The eruption of Grímsvötn on May 20, 2011 has produced a cloud of volcanic ash that shot up over 50,000 ft and has drifted over parts of Europe closing a number of major airports and creating air traffic havoc.
Now the online Der Spiegel reports today that another volcano, Hekla, is on the verge of exploding as well. Satellite altimetry measurements show that the mountain has swollen – more than it did right before it exploded the last time in 2000. Der Spiegel writes what scientists have found:
On the Hekla volcano they have discovered a 20 km wide swelling. Magma has risen up under the ground and is pushing the ground up, reports a group around Benedikt Ofeigsson of the University of Iceland in Reykjavik in the magazine ‘Journal of Geophysical Research‘. An eruption soon is ‘very likely,’ confirms vulcanologist Birger-Gottfried Lühr of the PotsdamGeosciences Research Centre.”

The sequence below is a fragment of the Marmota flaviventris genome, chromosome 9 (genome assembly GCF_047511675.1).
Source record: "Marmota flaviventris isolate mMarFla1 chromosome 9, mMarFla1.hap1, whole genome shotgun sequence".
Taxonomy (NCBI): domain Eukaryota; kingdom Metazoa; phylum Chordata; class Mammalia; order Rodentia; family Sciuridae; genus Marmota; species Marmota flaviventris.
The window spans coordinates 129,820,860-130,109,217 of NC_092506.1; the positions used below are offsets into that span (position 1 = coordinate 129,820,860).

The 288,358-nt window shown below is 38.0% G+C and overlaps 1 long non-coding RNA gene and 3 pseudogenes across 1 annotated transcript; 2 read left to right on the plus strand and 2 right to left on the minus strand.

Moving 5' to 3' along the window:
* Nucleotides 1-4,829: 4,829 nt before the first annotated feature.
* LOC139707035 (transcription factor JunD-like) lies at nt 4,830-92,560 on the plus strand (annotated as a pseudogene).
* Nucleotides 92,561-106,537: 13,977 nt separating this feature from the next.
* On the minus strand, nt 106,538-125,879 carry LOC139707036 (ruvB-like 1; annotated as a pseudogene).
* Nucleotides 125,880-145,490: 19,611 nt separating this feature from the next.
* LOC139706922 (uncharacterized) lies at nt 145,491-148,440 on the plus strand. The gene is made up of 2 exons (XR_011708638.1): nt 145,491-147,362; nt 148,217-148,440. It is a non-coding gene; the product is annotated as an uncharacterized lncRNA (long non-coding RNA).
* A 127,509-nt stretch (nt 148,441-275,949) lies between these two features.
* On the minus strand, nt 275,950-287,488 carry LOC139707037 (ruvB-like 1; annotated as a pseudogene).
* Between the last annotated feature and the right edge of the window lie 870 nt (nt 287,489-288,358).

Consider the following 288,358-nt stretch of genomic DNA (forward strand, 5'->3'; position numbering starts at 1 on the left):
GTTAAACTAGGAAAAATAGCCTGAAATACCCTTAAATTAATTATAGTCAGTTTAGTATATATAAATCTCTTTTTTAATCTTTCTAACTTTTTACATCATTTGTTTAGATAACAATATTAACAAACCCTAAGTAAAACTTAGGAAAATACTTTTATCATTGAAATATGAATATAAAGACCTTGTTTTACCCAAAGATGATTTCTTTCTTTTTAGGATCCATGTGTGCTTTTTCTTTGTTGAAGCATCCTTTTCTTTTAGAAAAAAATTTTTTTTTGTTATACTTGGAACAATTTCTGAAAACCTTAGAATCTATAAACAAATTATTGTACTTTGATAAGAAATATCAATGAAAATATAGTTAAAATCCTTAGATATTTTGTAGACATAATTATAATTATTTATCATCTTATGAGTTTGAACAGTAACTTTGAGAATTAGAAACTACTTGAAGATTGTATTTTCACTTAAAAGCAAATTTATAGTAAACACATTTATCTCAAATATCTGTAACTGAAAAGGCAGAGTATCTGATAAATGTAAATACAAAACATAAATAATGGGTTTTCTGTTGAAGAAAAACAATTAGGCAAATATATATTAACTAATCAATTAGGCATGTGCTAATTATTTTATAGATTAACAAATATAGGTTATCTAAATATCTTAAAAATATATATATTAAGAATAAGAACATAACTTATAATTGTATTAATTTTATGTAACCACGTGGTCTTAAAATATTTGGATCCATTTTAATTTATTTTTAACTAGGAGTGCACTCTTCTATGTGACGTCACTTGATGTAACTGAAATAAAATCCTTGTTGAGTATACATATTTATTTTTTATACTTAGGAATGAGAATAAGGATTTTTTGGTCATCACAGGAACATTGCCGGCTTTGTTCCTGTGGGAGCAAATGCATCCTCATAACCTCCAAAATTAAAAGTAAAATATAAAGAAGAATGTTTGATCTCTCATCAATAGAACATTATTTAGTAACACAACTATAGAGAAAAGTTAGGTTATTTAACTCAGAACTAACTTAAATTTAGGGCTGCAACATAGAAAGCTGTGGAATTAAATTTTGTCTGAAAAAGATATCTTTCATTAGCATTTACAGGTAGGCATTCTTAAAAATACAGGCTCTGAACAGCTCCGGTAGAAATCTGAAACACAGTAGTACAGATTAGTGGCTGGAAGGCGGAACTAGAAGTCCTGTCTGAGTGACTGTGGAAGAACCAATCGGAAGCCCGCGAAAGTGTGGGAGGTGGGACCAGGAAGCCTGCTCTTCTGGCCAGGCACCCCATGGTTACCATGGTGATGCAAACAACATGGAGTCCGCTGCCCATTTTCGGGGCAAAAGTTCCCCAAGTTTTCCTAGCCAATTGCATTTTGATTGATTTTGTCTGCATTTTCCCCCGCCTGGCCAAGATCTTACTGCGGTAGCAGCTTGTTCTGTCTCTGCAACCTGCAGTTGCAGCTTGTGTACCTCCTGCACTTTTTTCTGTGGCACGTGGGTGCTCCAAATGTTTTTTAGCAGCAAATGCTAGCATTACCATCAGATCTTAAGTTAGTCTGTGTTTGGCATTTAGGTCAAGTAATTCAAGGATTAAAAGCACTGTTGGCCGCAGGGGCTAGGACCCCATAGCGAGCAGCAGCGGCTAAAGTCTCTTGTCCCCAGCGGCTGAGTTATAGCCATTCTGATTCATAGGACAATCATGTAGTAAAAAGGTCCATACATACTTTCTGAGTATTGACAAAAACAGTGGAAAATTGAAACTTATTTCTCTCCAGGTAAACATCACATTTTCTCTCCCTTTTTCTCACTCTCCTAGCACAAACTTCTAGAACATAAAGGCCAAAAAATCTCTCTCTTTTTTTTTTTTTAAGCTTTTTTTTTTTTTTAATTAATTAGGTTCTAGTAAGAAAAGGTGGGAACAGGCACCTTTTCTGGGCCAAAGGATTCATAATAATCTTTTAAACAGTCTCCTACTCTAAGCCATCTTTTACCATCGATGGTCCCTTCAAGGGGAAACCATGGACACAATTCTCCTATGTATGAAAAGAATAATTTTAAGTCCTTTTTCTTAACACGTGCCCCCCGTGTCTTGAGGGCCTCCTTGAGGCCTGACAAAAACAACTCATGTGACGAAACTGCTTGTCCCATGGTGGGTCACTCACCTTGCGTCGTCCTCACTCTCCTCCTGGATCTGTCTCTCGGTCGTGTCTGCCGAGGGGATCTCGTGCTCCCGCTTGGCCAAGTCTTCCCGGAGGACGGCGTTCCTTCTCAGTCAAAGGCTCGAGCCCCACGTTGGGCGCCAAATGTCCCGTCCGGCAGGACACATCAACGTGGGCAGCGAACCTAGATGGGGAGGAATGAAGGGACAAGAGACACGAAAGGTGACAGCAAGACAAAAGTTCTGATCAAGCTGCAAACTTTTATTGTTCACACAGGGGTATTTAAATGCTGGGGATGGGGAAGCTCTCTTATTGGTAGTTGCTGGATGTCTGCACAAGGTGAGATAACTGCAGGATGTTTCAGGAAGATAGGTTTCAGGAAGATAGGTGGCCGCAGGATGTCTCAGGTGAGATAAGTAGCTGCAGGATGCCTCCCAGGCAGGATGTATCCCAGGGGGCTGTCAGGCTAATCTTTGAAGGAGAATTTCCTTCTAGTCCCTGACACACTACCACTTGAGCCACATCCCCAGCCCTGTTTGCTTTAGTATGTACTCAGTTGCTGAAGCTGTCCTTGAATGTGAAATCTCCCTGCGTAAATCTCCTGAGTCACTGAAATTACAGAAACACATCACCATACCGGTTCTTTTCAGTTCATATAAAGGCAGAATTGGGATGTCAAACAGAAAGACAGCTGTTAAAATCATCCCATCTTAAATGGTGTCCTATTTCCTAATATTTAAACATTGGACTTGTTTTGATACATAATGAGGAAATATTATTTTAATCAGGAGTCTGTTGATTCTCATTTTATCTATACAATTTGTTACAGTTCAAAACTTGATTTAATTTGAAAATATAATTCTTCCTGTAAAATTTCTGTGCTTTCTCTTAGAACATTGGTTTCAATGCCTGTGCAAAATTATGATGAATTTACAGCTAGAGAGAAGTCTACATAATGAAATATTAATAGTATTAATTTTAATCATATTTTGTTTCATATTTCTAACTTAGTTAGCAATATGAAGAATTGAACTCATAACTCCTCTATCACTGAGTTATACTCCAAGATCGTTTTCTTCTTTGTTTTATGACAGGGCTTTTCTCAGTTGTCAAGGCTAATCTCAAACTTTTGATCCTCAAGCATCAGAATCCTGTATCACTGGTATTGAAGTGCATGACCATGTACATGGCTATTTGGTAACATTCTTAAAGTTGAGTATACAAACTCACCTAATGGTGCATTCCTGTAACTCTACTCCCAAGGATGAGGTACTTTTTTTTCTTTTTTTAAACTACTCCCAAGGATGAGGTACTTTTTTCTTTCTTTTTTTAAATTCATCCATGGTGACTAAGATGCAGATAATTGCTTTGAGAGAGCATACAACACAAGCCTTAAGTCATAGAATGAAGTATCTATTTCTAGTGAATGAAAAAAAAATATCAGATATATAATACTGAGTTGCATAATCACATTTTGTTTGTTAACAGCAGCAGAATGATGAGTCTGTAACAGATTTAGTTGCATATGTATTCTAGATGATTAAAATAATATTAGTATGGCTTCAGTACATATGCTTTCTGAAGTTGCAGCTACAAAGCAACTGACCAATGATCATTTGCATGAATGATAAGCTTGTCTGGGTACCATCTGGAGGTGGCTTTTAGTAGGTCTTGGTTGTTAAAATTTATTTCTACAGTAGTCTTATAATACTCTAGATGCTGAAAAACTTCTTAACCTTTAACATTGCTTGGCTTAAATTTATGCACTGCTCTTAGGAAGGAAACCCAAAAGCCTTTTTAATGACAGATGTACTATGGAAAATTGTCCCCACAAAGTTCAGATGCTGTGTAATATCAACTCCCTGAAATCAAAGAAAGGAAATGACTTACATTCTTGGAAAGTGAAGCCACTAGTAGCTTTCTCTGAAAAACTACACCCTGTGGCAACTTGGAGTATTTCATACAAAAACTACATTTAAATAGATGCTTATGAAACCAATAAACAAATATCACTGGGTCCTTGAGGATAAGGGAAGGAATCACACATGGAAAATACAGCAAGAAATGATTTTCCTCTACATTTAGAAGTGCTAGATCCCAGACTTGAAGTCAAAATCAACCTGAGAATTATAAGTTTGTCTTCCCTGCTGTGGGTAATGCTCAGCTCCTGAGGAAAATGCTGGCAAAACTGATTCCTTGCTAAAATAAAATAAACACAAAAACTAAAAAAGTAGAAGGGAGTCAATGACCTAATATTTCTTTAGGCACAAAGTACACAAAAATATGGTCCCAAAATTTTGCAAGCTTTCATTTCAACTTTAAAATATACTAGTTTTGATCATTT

Hekla is right now under extreme pressure.
Is Hekla next? ‘If it keeps its rhythm of the last decades, then it is now due,’ says Lühr.
Instruments on the mountain show that Hekla has swollen up more than it’s last eruptions in 2000 and 1991.”
According to Wikipedia, during the Middle Ages, Icelanders called the volcano the “Gateway to Hell.” In January 2010 there were reports of patches near to the summit not covered with snow. Hekla had massive eruptions in 5050 BC, 3900 BC, 2310 BC and 950 BC, which threw about 7.3 km of volcanic rock into the atmosphere, placing its Volcanic Explosivity Index (VEI) at 5. This would have cooled temperatures in the northern parts of the globe for a few years afterwards.
After being dormant for 250 years, Hekla erupted again in 1104 AD with os VEI of 5. Hekla has also erupted every 10 years since 1970. Some eruptions had a VEI of 3, which sent ash 15 km into the atmosphere. If the scientists today are right, it could be a disruptive year for European air travellers.